EU? No, thanks!
15 February 2024, 13:05
author: Leonid Litra

Ukraine’s path to becoming a member of the EU has been politically charged by the attempts of Hungary to delay the process. The challenges that appeared in agreeing on the opening of the accession negotiations in mid-December created a sense of urgency to reform the enlargement methodology in such a way that it serves the wider EU interests and will and is less influenced by the narrow national interests of its members. The recent history shows that the enlargement methodology has a problem since it was not only in the case of Ukraine where the unanimity nature for rather small milestones in the process of accession have derived into roadblocks paralyzing the process for years.

The new enlargement methodology (2020) needs to be improved by addressing the issue of veto powers in the accession process. The new methodology has been excellent in addressing the issue of fundamentals with a specific focus on the fight against corruption and the rule of law. The reforms in the rule of law and the fight against corruption resonate very much with the Ukrainian society. The improvements in the methodology were undertaken considering the previous experience when certain countries joined the EU without sufficient progress in fundamentals. However, the new methodology allows one single member state to block the accession process based on bilateral grievances not related to the accession – see the case of Bulgaria and North Macedonia. This situation is supporting the creation of a process that is not merit-based but focused widely on political deals and diplomatic acrobatics. That is why one needs to improve the mechanism of blocking the process by either 1/3 of the countries or by the initiative of the EU Commission, and not one single country as it is now. The EU itself is struggling because of consensus decision-making on many issues that should not be based on consensus. In this context, the EU wants to reform its decision-making system to avoid deadlocks and so do the countries that would like to be judged by their progress on reforms and not by the political conditions not related to the accession. At stake is not only the merit-based accession process but also the credibility of the EU and its conditionality.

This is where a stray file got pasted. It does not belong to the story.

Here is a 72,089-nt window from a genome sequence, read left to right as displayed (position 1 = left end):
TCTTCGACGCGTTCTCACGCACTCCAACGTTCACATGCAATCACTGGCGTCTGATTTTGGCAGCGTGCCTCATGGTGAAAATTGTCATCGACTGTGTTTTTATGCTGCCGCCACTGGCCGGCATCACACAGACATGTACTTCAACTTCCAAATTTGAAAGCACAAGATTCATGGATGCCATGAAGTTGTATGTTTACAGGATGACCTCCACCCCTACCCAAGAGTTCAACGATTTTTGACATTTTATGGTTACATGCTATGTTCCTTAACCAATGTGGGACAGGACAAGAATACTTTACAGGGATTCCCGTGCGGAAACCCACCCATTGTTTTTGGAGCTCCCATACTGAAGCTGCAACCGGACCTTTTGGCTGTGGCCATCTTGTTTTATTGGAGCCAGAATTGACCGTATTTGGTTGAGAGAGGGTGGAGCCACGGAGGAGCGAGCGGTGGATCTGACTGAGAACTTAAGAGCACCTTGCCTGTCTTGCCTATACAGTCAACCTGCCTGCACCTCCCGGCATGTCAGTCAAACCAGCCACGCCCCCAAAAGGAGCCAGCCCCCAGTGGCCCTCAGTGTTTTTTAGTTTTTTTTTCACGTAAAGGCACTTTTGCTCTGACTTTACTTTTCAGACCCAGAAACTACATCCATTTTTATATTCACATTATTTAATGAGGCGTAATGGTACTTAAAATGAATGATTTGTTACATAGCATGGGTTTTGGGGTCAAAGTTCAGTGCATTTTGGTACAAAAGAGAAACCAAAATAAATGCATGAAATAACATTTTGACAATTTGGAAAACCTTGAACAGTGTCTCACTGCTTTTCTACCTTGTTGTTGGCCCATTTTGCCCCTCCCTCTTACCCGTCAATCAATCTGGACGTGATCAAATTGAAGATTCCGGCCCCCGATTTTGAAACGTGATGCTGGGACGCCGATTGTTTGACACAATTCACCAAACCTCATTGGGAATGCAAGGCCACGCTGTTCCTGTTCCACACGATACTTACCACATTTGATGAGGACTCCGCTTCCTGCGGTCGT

To that end, the reports of the commission in meeting the benchmarks within the negotiation chapter should be the basis of the decisions to open / close the chapter. The voting of the Council should occur only on most important stages – e.g. closing negotiations, accession, etc. In all other steps, the voting should be based solely on the qualified majority system, including the opening of the chapter and the benchmarks (opening, intermediary or closing). The improvement of the enlargement methodology is vital in giving a new impulse for the candidate countries that will know their reform efforts will be acknowledged by having a formal progress in the accession process.

The material was prepared with the support of the International Renaissance Foundation. The material reflects the position of the authors and does not necessarily coincide with the position of the International Renaissance Foundation.

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